3. PROVENANCE! Who owned your item before you did?  Is there an interesting presentation inscription on your item that might shine light into it’s former life?

Important Note: this is a valuation service and not a hallmark identification service.  Please see this page to learn how to read your hallmarks.

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    A History of Paul Storr Silver

    The early life of Paul Storr

    Paul Storr is one of, if not the, most outstanding English silversmiths. The son of a silver-chaser turned innkeeper, Storr was baptised in London on the 28th October 1770 and would rise to both fame and fortune through the 19th century.  He was apprenticed to the silversmith Andrew Fogelberg in around 1785, although the exact date is unknown.  Apprenticeships in this time typically lasted seven years, and we know he was made free in 1792.  Storr then went into partnership with William Frisbee, although this partnership was short lived and Storr registered his own mark in 1793. 

    Storr was a master of his medium and could transform two dimensional designs into three dimensional pieces of plate like no other. His early work is in the classical style favoured just before and during the Regency (1811-1820). These early items show more restraint than the works he would go on to produce.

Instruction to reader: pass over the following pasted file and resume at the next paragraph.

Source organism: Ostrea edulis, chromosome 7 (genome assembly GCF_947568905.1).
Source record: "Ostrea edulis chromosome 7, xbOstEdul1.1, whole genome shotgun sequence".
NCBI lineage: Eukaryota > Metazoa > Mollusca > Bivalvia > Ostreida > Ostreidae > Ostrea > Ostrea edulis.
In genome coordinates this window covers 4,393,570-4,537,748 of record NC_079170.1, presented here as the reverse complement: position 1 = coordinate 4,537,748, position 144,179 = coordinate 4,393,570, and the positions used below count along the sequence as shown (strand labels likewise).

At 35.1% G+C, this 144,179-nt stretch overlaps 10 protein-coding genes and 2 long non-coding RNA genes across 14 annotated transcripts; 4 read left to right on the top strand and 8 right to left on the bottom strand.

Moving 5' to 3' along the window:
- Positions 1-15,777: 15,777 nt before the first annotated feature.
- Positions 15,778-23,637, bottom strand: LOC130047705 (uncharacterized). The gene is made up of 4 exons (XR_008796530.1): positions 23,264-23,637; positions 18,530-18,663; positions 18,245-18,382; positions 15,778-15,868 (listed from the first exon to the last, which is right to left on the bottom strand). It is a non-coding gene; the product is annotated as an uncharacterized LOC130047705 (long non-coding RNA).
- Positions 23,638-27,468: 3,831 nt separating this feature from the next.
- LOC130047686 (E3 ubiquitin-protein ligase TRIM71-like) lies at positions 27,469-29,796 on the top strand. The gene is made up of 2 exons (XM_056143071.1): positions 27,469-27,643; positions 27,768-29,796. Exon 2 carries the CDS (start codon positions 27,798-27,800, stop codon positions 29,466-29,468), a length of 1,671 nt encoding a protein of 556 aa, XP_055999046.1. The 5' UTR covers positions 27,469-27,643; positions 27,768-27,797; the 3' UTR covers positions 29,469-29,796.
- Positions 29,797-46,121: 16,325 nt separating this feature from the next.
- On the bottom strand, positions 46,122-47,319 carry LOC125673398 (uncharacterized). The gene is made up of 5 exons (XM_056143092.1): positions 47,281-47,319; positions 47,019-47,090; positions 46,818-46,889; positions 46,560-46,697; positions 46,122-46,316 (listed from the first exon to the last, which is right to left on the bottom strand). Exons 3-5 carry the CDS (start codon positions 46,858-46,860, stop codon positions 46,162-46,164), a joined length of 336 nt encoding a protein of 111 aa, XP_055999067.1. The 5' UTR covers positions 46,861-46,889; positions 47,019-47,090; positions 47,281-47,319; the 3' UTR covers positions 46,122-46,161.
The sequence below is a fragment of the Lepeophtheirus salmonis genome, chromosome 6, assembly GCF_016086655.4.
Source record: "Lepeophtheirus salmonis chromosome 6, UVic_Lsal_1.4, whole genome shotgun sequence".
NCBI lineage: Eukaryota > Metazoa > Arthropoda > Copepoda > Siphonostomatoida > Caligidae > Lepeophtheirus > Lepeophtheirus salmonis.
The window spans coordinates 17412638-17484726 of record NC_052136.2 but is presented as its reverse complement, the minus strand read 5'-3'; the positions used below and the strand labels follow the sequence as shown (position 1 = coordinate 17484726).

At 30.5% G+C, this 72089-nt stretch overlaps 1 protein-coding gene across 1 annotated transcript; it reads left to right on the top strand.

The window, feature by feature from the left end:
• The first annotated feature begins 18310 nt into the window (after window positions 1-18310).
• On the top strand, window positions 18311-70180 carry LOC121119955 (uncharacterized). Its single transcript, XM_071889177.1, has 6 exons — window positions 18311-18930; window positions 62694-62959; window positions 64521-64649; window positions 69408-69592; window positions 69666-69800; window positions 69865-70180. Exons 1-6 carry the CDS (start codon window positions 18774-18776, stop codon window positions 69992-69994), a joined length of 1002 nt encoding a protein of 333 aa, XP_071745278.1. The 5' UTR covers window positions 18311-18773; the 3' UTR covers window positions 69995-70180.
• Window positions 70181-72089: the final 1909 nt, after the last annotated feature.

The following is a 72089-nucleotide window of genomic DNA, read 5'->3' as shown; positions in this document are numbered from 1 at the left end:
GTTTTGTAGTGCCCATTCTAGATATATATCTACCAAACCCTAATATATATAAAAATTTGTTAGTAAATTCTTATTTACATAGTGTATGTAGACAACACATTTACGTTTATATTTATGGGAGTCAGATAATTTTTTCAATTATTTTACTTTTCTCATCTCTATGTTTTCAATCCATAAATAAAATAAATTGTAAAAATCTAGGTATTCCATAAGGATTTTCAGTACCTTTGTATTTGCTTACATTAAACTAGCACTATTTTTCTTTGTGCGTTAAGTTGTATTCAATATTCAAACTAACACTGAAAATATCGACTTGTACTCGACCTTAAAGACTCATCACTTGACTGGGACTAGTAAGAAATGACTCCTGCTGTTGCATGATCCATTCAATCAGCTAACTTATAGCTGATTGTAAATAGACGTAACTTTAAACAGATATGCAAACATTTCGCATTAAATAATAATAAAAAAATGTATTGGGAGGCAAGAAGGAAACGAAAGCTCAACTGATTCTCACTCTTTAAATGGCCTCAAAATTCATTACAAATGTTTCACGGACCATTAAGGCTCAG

Arguably his most important early commission was the Portland Font, a 22ct gold font commissioned by the 3rd Duke of Portland (1738-1809) on the birth of his first grandson, William Henry. The font was designed by Humphrey Repton (1752-1818) and executed by the workshop of Storr, whose attention to detail and sympathy with the metal are clear to see.

    Rundell, Bridge & Rundell

    Rundell, Bridge & Rundell had a huge influence upon Storr’s career, therefore a brief history of this prestigious firm of Silversmiths is warranted.

    Phillip Rundell went to London in 1767 to work as a shopman in the silversmith firm of William Theed and William Pickett. Upon the death of Theed he became a partner in the firm and later took sole ownership by reputedly manipulating Pickett into selling his half of the firm in 1785. 

    In the meantime a man called John Bridge began working at the firm. He went into partnership with Rundell in 1788 thanks to a loan from his cousin. This cousin not only lent him the money to buy into the business but also allegedly provided him with a link to the Royal household. It is reputed that following a spout of ill health, George III left Windsor to recuperate at Weymouth, and his interest in agriculture led him to visit the cousin’s nearby farm. A relationship grew and during one of his visit’s the cousin told George III about Rundell and Bridge’s business in London and begged the King for his support. The King was enchanted by the shop and invited John Bridge to meet the Queen, the rest of the Royal Family, members of the Court and other nobility.